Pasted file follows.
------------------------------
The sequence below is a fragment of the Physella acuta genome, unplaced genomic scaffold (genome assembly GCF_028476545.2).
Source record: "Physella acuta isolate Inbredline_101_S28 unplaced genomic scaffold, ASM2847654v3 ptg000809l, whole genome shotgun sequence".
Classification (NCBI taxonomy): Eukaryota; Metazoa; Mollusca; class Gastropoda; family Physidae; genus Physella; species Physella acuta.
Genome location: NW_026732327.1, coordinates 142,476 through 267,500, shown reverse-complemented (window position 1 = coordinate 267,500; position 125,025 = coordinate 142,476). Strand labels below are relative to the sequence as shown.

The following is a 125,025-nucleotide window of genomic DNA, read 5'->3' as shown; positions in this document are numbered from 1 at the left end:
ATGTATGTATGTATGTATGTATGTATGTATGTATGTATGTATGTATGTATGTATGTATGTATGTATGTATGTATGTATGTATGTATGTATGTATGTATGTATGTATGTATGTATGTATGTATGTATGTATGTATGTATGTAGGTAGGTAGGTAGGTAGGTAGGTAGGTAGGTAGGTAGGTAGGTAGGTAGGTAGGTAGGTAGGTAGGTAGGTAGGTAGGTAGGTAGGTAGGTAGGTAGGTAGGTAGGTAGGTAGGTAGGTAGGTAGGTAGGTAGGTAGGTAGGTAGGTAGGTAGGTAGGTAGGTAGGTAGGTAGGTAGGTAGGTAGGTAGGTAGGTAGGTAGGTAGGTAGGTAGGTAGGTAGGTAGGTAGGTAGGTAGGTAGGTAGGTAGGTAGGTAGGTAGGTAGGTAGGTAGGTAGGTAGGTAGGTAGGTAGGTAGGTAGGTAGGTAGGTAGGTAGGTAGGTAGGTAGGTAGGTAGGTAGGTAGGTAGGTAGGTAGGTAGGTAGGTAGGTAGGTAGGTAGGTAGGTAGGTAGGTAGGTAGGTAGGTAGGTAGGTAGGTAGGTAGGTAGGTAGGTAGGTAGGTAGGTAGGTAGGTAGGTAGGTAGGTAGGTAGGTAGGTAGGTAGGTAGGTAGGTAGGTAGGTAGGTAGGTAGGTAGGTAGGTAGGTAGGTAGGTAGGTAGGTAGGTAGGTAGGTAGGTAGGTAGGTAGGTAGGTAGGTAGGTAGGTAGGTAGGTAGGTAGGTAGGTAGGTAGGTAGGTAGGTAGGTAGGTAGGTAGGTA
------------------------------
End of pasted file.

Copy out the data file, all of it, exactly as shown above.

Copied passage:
The sequence below is a fragment of the Physella acuta genome, unplaced genomic scaffold (genome assembly GCF_028476545.2).
Source record: "Physella acuta isolate Inbredline_101_S28 unplaced genomic scaffold, ASM2847654v3 ptg000809l, whole genome shotgun sequence".
Classification (NCBI taxonomy): Eukaryota; Metazoa; Mollusca; class Gastropoda; family Physidae; genus Physella; species Physella acuta.
Genome location: NW_026732327.1, coordinates 142,476 through 267,500, shown reverse-complemented (window position 1 = coordinate 267,500; position 125,025 = coordinate 142,476). Strand labels below are relative to the sequence as shown.

The following is a 125,025-nucleotide window of genomic DNA, read 5'->3' as shown; positions in this document are numbered from 1 at the left end:
ATGTATGTATGTATGTATGTATGTATGTATGTATGTATGTATGTATGTATGTATGTATGTATGTATGTATGTATGTATGTATGTATGTATGTATGTATGTATGTATGTATGTATGTATGTATGTATGTATGTATGTATGTAGGTAGGTAGGTAGGTAGGTAGGTAGGTAGGTAGGTAGGTAGGTAGGTAGGTAGGTAGGTAGGTAGGTAGGTAGGTAGGTAGGTAGGTAGGTAGGTAGGTAGGTAGGTAGGTAGGTAGGTAGGTAGGTAGGTAGGTAGGTAGGTAGGTAGGTAGGTAGGTAGGTAGGTAGGTAGGTAGGTAGGTAGGTAGGTAGGTAGGTAGGTAGGTAGGTAGGTAGGTAGGTAGGTAGGTAGGTAGGTAGGTAGGTAGGTAGGTAGGTAGGTAGGTAGGTAGGTAGGTAGGTAGGTAGGTAGGTAGGTAGGTAGGTAGGTAGGTAGGTAGGTAGGTAGGTAGGTAGGTAGGTAGGTAGGTAGGTAGGTAGGTAGGTAGGTAGGTAGGTAGGTAGGTAGGTAGGTAGGTAGGTAGGTAGGTAGGTAGGTAGGTAGGTAGGTAGGTAGGTAGGTAGGTAGGTAGGTAGGTAGGTAGGTAGGTAGGTAGGTAGGTAGGTAGGTAGGTAGGTAGGTAGGTAGGTAGGTAGGTAGGTAGGTAGGTAGGTAGGTAGGTAGGTAGGTAGGTAGGTAGGTAGGTAGGTAGGTAGGTAGGTAGGTAGGTAGGTAGGTAGGTAGGTAGGTAGGTAGGTAGGTAGGTAGGTAGGTAGGTA